Sands Misses Q2 Estimates as Macau Revenue Tumbles 98 Percent, Has Cash to Survive 18 Months or More
Posted on: July 22, 2020, 03:57h.
Last updated on: July 23, 2020, 11:05h.
Las Vegas Sands (NYSE:LVS) reported second-quarter results below an already low bar, with the Venetian operator saying revenue plunged 97.1 percent to $98 million in the April through June period.
On a net basis, the company lost $985 million in the quarter, compared with income of $1.11 billion in the year-earlier period. Adjusted property earnings before interest, taxes, depreciation and amortization (EBITDA) slid to loss of $547 million from a profit of $1.27 billion in the same period last year.
On an adjusted per-share basis, LVS lost $1.05. Analysts expected a loss of 72 cents a share on revenue of $738.9 million, indicating that the Parisian Macau operator wasn’t anywhere close to meeting Wall Street forecasts, underscoring concerns that this earnings season will be a rocky one for gaming companies with Asia-Pacific exposure.
Despite the glum results, Sands Chairman and CEO Sheldon Adelson sees inklings of recovery in Las Vegas, Macau, and Singapore — the company’s three markets.
I am pleased to say that the early stages of the recovery process from the COVID-19 pandemic in each of our markets is now underway, he said in a statement. “We remain optimistic about an eventual recovery of travel and tourism spending across our markets, as well as our future growth prospects.”
LVS is the first of the major US-based gaming companies to deliver results for the June quarter.
Waiting on Asia to Recover
LVS runs five Macau integrated resorts, making it the largest operator in the special administrative region (SAR). The company also owns the Marina Bay Sands (MBS) in Singapore, one of the most profitable casinos in the world.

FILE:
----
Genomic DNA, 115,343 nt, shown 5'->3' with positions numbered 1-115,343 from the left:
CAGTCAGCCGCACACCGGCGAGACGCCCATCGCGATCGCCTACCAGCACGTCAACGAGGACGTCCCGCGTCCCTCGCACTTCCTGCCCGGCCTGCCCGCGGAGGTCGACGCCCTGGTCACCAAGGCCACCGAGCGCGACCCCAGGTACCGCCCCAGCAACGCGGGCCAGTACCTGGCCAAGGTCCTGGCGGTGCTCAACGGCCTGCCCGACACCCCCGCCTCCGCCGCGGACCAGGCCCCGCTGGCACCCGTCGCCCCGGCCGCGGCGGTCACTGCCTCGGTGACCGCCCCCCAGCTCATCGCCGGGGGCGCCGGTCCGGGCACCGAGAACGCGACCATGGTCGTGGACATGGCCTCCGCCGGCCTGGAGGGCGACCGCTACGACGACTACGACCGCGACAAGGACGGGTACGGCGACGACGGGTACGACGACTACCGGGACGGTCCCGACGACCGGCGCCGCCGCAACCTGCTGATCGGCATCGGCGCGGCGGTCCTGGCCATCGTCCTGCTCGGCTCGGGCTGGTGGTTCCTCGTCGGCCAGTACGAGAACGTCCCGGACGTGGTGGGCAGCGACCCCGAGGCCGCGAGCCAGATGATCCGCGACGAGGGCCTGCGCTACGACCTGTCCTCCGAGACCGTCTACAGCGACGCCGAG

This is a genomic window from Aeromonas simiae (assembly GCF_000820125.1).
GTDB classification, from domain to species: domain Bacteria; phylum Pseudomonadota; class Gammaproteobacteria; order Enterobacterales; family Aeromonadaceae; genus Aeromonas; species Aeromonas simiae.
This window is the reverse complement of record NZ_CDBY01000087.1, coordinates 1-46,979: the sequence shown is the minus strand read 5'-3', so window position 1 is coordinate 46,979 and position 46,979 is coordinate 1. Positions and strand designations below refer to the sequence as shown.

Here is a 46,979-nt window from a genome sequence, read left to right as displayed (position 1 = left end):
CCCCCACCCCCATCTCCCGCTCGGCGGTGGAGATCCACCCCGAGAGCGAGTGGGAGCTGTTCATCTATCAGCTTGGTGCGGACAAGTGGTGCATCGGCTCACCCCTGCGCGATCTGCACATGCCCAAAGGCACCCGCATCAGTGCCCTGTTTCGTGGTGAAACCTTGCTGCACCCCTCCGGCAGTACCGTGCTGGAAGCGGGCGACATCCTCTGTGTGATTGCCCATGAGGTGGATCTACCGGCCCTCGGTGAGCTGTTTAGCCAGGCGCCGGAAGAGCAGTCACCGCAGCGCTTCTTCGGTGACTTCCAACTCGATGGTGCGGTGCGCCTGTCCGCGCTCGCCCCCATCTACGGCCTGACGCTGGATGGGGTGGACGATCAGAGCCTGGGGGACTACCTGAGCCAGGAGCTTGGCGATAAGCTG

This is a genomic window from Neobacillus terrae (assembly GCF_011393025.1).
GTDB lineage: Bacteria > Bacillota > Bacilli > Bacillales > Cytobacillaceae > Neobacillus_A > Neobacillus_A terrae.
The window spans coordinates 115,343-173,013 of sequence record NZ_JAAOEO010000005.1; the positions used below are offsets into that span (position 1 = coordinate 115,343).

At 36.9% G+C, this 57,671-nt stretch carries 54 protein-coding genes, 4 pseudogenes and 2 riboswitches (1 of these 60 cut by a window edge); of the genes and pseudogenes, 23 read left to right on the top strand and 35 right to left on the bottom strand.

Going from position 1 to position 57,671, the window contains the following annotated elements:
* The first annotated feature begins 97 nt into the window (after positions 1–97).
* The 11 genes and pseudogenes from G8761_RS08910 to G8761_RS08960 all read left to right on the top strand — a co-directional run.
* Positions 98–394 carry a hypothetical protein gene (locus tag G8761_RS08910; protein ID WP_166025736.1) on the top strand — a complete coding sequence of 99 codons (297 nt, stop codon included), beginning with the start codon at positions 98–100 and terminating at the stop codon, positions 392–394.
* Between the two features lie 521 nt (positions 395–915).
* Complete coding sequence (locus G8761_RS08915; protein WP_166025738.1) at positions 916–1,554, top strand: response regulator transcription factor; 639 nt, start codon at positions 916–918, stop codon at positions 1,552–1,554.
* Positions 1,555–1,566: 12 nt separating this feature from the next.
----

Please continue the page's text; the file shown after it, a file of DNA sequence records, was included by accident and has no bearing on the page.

All Macau casinos were open in the second quarter, but visits remained scant due to travel restrictions resulting from the coronavirus pandemic. As a result, some analysts are saying the second quarter of 2020 will go down as the worst three-month stretch on record for Macau’s six concessionaires. Specific to Sands, results were further pressured by MBS being closed for all but a few days in the quarter.
MBS reopened on a limited basis on July 1 and last week, Macau operators got a much need jolt when Guangdong province did away with its quarantine policy pertaining to travelers arriving from Macau. However, Sands acknowledged in an investor presentation it would be helpful if Beijing resumes issuing individual visit scheme (IVS) permits, something analysts and operators have no visibility on when that’s going to happen.
Sands China accounted for $40 million of the $98 million in total revenue the company generated in the quarter.
Down, But not Out
While the gaming industry is still in the early stages of what could be a lengthy recovery from the effects of the pandemic, LVS remains one of the financially sturdier names in the group.
The company said it has cash balances of $3.02 billion as of June 30, giving it enough capital to survive more than 18 months in a zero-revenue environment while continuing with Macau and Singapore expansion plans. LVS has no debt maturing until 2023.
“We are fortunate that our financial strength will enable us to continue to execute our previously announced capital expenditure programs in both Macao and Singapore,” said Adelson.
The Sands boss added that the operator’s financial strength affords its opportunities to “pursue growth opportunities in new markets.” South Korea was mentioned in an investor presentation as a “principal area of future development interest.”
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